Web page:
Over the course of history, a steadfast desire for knowledge has galvanized humanity. Today, countless individuals embrace their ambitions and attend college in hopes of furthering their educations. For this reason, an abundance of attractive options is being offered to vehement learners. In particular, numerous schools across the United States have implemented living-learning communities. Within these programs, enthusiastic students reside alongside others who share similar passions and beliefs. Gradually, the popularity of these groups continues to increase and generate public interest. Joining a living-learning community is certainly a beneficial experience because the approach eases tensions, promotes engagement, and inspires success.
By opting to enroll in a living-learning community, students can alleviate their anxieties regarding college. Entering an unfamiliar environment can naturally be both a daunting and stressful endeavor. Nonetheless, administrators seek to relieve fears caused by the overwhelming presence of a university. Academic advisor Vicki Nelson acknowledges that these projects “can help to shrink the psychological size of the campus...” (“Should My College Student Consider”). While separated into distinct groupings, students avoid being exposed to the frightening magnitude of an institution. Therefore, in these reassuring circles, individuals can become comfortably acquainted with their surroundings. Soon enough, they can gain a vital sense of
Living Learning Communities facilitate learning, growth, and friendship. LLCs seek students who are dedicated and motivated. Personally, I am both; throughout high school, I have worked hard and studied hard. I maintained a high GPA while participating in theatre almost every day after school. Indeed, I was able to take rigorous Advanced Placement courses along with dual enrollment engineering course while helping to run my school’s theatre company, Lymlight Production. I plan to continue both this hard work while at USF. Thus, living in an LLC will help me meet my goals.
When it’s time for students in deciding which college they are going to attend, they consider many factors that will go into their learning experience. They take in their housing, meal, and transportation plans, all of which excite students for their college experience. However, the major factor that is a make it or break it deal for many, is if they will be able to afford schooling at a college. Many students take year off or decide to never come back to school due to the fact that college is expensive, even community college. The lack of students from being driven to attend, affects the student population at college. However, if community college were to be free it will cause a more diverse environment for students, causing them to have a different outlook in college. A reporter for US News and World Report, Joanne Jacobs, publishes the article, “As He Promotes It, Some Question Obama’s Free Community College Idea”. Where she is able to provide evidence on encouragement of free tuition. She argues that “with a more diverse group of students, community colleges could gain political capital and the funding that goes with it.” A diverse group of students will help create a new atmosphere for students and help create the college experience they seek. More students who are driven to learn, can potentially lead to new clubs being made, events, gatherings, etc. Having free tuition at community college will not only benefit students academically, but socially as well; which is all part of the development of their character.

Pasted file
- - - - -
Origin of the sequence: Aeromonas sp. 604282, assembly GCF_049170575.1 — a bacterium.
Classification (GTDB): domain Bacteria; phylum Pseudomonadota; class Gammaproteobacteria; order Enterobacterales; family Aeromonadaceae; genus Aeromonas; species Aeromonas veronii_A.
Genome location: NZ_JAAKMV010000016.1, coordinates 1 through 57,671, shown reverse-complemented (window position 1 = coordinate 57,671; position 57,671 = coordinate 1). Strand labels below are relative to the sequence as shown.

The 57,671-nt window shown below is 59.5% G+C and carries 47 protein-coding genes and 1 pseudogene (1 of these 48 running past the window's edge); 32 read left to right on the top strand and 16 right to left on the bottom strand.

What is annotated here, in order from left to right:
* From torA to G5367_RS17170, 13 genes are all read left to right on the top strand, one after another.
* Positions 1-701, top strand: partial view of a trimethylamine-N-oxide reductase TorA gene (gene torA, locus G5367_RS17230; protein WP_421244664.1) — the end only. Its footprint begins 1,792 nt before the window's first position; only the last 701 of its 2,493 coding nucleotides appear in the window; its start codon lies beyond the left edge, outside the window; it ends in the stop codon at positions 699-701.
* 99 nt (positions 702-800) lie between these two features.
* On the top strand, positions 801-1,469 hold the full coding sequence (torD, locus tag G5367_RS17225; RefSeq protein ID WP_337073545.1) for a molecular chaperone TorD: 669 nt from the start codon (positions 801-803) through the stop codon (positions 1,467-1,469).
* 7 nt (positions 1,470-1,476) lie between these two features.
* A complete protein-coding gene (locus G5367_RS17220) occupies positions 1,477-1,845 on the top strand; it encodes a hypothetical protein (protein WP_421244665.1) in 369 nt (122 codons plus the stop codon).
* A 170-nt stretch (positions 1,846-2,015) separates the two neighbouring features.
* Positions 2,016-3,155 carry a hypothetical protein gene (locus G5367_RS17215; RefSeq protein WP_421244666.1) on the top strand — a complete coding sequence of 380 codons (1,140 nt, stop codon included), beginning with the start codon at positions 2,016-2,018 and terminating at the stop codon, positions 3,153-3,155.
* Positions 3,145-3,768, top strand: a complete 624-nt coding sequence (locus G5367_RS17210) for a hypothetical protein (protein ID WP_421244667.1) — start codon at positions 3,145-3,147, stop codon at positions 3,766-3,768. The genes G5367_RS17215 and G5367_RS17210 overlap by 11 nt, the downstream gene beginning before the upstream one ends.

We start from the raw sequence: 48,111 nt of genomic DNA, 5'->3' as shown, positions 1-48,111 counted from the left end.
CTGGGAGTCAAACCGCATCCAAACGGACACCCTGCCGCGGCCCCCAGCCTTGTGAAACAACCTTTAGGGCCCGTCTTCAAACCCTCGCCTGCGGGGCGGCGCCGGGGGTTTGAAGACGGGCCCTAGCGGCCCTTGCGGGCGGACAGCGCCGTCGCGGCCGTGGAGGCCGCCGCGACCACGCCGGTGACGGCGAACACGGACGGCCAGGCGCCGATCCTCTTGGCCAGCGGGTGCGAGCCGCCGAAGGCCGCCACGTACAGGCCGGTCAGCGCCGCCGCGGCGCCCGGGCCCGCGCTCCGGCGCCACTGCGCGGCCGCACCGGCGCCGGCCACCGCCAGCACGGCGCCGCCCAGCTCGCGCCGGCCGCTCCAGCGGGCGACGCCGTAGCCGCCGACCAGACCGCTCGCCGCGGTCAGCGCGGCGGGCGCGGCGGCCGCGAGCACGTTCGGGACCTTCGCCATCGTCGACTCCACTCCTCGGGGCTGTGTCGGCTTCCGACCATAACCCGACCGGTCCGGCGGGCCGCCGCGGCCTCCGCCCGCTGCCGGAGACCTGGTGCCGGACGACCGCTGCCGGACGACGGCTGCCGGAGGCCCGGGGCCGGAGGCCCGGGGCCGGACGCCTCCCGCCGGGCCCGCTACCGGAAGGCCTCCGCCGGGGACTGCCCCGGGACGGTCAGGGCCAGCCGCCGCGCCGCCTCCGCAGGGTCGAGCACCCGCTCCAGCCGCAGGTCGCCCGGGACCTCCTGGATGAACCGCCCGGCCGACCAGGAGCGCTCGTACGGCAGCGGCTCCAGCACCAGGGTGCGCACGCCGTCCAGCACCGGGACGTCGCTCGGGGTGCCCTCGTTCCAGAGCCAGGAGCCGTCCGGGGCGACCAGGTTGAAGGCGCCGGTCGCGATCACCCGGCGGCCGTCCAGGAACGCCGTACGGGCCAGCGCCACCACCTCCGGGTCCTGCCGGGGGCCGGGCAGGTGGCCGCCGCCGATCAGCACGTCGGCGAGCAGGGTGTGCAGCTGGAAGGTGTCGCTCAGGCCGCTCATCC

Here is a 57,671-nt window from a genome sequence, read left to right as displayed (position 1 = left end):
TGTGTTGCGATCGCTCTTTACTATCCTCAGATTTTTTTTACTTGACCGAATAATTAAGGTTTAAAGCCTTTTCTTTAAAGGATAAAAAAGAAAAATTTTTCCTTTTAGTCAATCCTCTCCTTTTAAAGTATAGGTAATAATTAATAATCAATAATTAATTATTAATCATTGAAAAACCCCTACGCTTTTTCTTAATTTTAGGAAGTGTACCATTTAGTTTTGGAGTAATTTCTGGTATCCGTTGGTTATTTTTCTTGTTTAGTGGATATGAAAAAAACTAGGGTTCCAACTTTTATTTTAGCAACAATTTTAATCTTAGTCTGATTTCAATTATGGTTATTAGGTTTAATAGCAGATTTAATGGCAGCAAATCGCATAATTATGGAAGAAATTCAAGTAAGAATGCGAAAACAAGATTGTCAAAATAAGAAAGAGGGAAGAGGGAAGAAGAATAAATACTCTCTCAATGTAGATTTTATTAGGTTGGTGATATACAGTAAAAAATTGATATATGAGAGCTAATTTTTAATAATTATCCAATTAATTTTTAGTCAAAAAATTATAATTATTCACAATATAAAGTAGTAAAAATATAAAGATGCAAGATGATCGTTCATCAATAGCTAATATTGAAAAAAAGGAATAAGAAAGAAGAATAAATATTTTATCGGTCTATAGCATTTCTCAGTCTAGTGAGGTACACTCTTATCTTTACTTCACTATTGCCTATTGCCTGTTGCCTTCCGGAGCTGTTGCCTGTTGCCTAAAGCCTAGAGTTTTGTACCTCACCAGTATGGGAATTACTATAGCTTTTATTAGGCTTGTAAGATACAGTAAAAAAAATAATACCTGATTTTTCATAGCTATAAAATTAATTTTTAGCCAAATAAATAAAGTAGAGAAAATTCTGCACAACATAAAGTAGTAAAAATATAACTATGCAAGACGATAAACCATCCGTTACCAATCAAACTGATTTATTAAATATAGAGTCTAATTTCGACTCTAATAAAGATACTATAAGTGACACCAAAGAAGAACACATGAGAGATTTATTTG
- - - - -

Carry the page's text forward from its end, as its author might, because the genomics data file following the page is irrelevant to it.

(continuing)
Perhaps the rationale behind the lack of on-campus housing offered at community colleges, which is in stark contrast to that of four-year colleges and universities, is the fact that a large number of community college students live in the community, or the urban community colleges are situated whereby students may make use of mass transit means to get back and forth. This is how the system has always been designed, a single-loop approach. Conversely, if one were to apply the double-loop approach, which allows for organizations, in this instance the community colleges, to exercise more degree of flexibility and. It will further permit student affairs administrators to delve more deeply into their fundamental ideas, while meeting head-on some of the policies and challenges they face in developing new strategies in meeting the growing demands of the 21st Century community college students. This may also incorporate the systems theory approach in that it will allow the